Wednesday, April 19, 2006

Here Today, Gone Today


I was watching "Around the Horn" on ESPN today. They were discussing the future of Randy Johnson and whether he was in trouble because he had a terrible outing against the Blue Jays yesterday. Three of the four writers said that he was definitely in trouble and that his career was in either a freefall or serious decline. I bring up this particular topic because yesterday they were talking about Greg Maddux. Maddux has gotten off to a great start this year and all four of the writers said that he was on his way to great year.

Now I'm not sure whether Johnson is done or Maddux is about to have a renaissance in Chicago, but what I do know is that it's way too early to make those sorts of prediction. And if you are forced to make those predictions then shouldn't you look at the track record before making some ridiculous proclamation? Greg Maddux won 13 games last year and lost 15 with an ERA of 4.24. The previous year (2004) his ERA was 4.02. The last time Randy Johnson and Greg Maddux played in the same league was 2004 and Randy had an ERA of 2.60. It is true that Randy's ERA went up over a run last year, but he did have to adjust to moving to the Yankees and changing leagues to the AL where more runs are scored. He still won 17 games and was 10-2 after the all star break and his ERA was still a 1/2 run lower than Greg Maddux.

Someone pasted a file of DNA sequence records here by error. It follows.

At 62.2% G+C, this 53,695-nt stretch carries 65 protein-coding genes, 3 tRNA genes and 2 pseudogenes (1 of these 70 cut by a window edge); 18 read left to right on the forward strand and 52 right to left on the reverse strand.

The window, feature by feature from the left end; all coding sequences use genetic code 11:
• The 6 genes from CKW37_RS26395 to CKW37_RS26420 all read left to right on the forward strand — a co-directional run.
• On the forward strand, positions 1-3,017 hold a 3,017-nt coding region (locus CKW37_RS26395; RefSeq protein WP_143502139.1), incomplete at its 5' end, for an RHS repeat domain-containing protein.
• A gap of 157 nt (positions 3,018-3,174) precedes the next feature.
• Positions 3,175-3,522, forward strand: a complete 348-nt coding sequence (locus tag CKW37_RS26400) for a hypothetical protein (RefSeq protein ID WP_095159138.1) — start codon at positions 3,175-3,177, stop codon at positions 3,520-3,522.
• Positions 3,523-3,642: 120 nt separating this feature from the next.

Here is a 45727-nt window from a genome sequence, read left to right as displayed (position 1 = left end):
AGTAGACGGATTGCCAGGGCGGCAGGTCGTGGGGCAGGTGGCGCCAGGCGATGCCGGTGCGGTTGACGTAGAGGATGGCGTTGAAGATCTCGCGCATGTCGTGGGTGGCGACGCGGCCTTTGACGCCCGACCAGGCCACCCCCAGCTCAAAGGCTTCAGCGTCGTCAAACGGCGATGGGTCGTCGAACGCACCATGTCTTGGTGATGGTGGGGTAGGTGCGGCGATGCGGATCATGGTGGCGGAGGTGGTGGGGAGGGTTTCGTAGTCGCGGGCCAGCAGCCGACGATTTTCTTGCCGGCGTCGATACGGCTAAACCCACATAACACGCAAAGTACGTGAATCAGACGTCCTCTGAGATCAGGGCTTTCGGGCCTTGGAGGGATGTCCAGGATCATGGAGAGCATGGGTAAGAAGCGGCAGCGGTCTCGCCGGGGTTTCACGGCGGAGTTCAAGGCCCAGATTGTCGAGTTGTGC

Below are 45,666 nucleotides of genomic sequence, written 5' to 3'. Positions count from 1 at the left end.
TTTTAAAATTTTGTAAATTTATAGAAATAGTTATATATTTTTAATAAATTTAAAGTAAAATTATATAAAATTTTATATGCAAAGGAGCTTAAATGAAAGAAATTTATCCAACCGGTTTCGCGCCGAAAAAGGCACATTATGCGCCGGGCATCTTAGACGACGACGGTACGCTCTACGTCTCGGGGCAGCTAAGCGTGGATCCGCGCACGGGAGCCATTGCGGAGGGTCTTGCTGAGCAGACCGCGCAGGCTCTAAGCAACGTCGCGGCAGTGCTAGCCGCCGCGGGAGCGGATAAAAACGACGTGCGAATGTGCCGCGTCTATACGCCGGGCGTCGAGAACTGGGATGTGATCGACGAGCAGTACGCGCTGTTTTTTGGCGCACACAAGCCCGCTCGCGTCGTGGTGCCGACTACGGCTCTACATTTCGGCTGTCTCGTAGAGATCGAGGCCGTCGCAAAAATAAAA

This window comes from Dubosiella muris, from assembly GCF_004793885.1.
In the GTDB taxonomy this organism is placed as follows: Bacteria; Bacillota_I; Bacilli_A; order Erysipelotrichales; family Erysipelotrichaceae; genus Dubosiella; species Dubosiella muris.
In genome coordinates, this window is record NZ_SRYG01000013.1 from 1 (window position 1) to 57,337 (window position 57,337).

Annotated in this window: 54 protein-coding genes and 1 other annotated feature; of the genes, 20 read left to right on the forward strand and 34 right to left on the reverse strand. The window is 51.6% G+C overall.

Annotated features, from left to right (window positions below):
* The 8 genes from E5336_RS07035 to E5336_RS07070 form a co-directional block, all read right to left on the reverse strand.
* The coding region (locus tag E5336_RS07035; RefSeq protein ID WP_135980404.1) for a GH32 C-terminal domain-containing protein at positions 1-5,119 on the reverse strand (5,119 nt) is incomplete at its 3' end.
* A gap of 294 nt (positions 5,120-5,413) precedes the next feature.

Every pitcher has bad starts. I'm not sure why there's always a rush to say that Johnson is done whenever he has a bad start. Clearly he's not the consistently dominating pitcher he used to be, but I don't think he's quite ready for the scrap heap yet. Maddux is an all time great, but if his last two years are any indicator, his fast start will not last. He will continue to be an effective starter but not a spectacular one. Johnson still has the ability to dominate. And whatever his issue was on Tuesday, I'm fairly sure that he'll figure it out.

It's amazing how far goodwill goes with sports writers and commentators. They are all willing to throw Johnson under the bus at the first opportunity, yet they will bend over backwards to support Greg Maddux. It really is just amazing that sports writers would base their argument on one start or on a handful. Aren't these guys supposed to be paying attention to what happened before yesterday? Why not say that Chris Shelton is going to hit 120 home runs this year? I mean he has 9 through 14 games. Using their logic, it only makes sense that he'll continue that pace throughout the entire season.

Once again, the sportswriters who should know better, are guilty of shortsightedness. It's a shame that most of the general public actually take these people at their word.

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